When Knudsen isn’t busy disputing the court’s legitimacy, his office is laser focused on a key tenet of the Republican Attorneys’ General mission: dismantling environmental protections in order to give oil interests carte blanche to build pipelines, emit noxious fumes, and pollute waterways. Two months after being sworn in, Knudsen sued the Biden administration to prevent its cancellation of the Keystone XL Pipeline. The tar-sands oil pipeline owned by TC Energy would have run through Montana, leaving the state vulnerable to spills and leaks—a common occurrence for the Keystone Pipeline System that has doused neighboring North Dakota wetlands with hundreds of thousands of gallons of crude oil. To Knudsen, this obvious risk was outweighed by the supposed 3,700 job opportunities in Montana. Knudsen’s lawsuit and press release failed to mention, however, that while these jobs would be in Montana, they largely would not be filled by Montanans. According to TC Energy themselves, only 10-15 percent of the construction jobs would have been hired locally and few positions were needed in Montana once construction was completed. Hardly a boon for the local job market.

Attorney General Knudsen has kept up this pressure on the executive branch’s regulatory authority, filing numerous suits against the Environmental Protection Agency. He challenged the EPA’s rule that implemented stronger emissions standards for coal, natural gas, and oil-fired power plants. The rule would save $85 billion through health benefits, reduce emissions of carbon dioxide by hundreds of millions of tons, and prevent 1300 premature deaths per year. He’s also currently pursuing a lawsuit to block the EPA’s 2023 Water Quality Rule that would enable states and native communities to protect their waterways when federally permitted projects threaten their ecosystems.

While seeking to prevent any limitations on pollution for existing infrastructure, Knudsen has also attempted to roll out the red carpet for any future projects. Montana’s Attorney General has: sued to block a Biden executive order to halt oil leases on federal lands; filed comments opposing a Bureau of Land Management Rule to prevent extraction of natural resources from public lands; and criticized a proposed 6 million acre conservation area in Montana. It appears Knudsen’s disdain for environmental protection knows no bounds … unless he can use it as a ploy to dismantle protections for homeless people. Knudsen couldn’t care less about protecting the environment from oil spills, resource extraction, or water pollution, but he did feign concern about the “dignity” of public lands when petitioning the Supreme Court to allow state authorities to clear homeless encampments. Apparently, oil and gas interests—who have contributed thousands of dollars to his campaigns—should have free rein to destroy Montana’s public lands, but unhoused Montanans should be criminalized for simply seeking shelter.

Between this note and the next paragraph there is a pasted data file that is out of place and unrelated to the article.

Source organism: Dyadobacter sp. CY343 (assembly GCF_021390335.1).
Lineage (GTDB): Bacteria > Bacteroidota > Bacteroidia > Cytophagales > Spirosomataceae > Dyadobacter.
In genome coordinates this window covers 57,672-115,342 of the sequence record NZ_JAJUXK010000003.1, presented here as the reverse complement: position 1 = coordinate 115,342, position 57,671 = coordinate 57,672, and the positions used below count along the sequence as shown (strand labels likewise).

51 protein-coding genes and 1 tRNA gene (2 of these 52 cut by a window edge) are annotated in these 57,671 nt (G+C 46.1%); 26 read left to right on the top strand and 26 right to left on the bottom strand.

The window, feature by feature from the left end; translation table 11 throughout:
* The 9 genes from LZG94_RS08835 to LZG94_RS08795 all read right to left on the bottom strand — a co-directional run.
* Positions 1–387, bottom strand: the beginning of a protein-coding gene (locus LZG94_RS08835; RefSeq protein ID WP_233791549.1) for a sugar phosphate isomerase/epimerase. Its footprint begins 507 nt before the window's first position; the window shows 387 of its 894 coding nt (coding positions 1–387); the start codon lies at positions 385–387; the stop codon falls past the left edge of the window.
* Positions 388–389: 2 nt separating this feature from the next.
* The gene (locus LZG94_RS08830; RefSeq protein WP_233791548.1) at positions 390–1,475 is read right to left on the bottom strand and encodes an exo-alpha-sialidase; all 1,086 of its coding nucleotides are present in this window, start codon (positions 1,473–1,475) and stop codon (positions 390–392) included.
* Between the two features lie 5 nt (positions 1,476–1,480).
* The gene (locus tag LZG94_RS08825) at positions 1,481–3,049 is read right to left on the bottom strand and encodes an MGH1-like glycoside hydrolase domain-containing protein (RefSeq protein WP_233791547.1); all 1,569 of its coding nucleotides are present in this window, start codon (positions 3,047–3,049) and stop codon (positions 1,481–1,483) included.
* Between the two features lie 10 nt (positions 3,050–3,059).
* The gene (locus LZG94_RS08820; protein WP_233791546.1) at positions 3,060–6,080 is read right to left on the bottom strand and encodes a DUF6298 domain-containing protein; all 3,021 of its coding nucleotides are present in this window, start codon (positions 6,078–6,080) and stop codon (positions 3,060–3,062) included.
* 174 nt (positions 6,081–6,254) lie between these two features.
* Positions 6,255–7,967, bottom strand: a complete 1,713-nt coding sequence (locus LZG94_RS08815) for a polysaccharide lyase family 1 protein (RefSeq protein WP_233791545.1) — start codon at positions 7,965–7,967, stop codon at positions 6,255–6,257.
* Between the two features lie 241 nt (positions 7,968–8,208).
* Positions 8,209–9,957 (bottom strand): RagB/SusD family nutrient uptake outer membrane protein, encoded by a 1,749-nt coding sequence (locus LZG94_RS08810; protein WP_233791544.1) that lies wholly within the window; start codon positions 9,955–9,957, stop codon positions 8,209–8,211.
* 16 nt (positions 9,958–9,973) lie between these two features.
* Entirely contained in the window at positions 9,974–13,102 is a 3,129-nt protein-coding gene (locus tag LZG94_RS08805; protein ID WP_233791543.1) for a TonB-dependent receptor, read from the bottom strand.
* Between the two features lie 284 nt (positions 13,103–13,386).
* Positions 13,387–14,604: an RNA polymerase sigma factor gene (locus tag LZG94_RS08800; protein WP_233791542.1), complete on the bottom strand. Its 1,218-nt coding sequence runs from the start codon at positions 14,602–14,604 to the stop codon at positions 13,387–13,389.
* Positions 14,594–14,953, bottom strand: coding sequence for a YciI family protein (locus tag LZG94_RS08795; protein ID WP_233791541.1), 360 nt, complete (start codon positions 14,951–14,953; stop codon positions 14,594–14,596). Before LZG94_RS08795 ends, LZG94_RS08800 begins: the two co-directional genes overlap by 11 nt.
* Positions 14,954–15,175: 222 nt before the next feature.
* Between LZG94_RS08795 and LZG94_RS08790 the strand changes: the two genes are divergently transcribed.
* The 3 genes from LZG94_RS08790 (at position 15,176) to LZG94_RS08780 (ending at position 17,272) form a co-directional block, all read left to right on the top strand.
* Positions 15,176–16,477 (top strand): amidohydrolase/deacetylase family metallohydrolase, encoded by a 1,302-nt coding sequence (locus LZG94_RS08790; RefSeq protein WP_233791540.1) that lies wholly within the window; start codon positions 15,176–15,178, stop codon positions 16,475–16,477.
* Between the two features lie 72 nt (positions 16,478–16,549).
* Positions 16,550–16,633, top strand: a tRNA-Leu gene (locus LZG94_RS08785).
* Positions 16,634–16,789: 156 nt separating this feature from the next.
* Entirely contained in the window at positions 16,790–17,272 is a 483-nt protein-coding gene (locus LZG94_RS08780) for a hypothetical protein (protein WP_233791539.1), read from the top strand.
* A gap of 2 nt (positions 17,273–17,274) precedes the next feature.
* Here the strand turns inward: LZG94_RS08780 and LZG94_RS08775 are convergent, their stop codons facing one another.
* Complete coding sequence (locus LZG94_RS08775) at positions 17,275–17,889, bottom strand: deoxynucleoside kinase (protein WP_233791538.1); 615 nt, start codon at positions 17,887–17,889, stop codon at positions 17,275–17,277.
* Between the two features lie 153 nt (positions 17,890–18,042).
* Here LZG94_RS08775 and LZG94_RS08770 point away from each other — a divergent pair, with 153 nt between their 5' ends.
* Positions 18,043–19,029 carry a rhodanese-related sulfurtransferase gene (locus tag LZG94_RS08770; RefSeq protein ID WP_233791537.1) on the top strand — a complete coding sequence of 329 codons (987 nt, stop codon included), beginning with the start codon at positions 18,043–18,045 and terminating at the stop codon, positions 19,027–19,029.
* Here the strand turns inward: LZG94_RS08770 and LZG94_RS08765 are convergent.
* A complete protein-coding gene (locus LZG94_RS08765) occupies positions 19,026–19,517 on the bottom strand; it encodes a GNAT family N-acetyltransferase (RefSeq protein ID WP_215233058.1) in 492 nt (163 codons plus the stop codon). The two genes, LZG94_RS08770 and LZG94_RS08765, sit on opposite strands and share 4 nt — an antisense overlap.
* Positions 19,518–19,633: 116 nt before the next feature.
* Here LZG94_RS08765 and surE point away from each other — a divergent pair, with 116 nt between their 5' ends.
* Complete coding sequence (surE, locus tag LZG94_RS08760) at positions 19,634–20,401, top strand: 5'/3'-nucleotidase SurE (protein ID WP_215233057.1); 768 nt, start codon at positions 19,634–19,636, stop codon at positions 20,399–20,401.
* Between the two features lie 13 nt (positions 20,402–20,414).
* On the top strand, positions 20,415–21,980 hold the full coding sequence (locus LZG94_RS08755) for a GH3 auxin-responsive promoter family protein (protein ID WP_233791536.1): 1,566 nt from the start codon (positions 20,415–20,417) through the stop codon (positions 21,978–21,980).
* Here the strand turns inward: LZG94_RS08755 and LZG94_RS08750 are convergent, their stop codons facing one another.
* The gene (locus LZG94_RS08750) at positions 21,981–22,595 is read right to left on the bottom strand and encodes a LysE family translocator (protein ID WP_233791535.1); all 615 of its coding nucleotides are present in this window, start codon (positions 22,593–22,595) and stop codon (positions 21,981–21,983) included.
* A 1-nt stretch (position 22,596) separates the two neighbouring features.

Culture Wars

Knudsen’s lack of humanity towards vulnerable people expands beyond just Montana’s homeless communities. Knudsen has expended state resources to relentlessly wade into culture wars nonsense—forcing schools to out transgender and non-binary students to their parents, spreading racist conspiracy theories about Biden nominees, banning Critical Race Theory in schools, and threatening corporations who have Diversity, Equity, And Inclusion policies. He has staunchly defended Montana’s draconian 15 week abortion ban that included a 5-10 year prison sentence and $50,000 fine. Knudsen, in an act of solidarity with a fellow critic of the judiciary, filed an appeal challenging the gag order against Trump for his threats against witnesses, prosecutors, and judges in his DC Circuit case.

Much like his more well-known peers Paxton and Landry, Knudsen is wielding his power to bully political opponents, pave the way for environmental destruction, and diminish the quality of life for his state’s most vulnerable communities. This is not a novel policy agenda from Knudsen—it is part of the prototypical right wing playbook in 2024 advocated by Marc Andressen and other elites—but state attorneys general, especially those in less populous states like Montana, often escape the spotlight from national press. Their pernicious conduct deserves far more scrutiny. 

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Want more? Check out some of the pieces that we have published or contributed research or thoughts to in the last week:

Responding To Larry Summers

A Decade-Long Week And SOTU Thoughts

Biden’s Trustbusters Face Hurdles From Within

RELEASE: Top Trump Officials’ Latest Move a Reminder of Trump’s Prioritization of Wall Street

Letter From Senator Warren To Federal Reserve Board’s Inspector General


Image Credit: Montana Department Of Justice

ClimateEthics in GovernmentState Attorneys General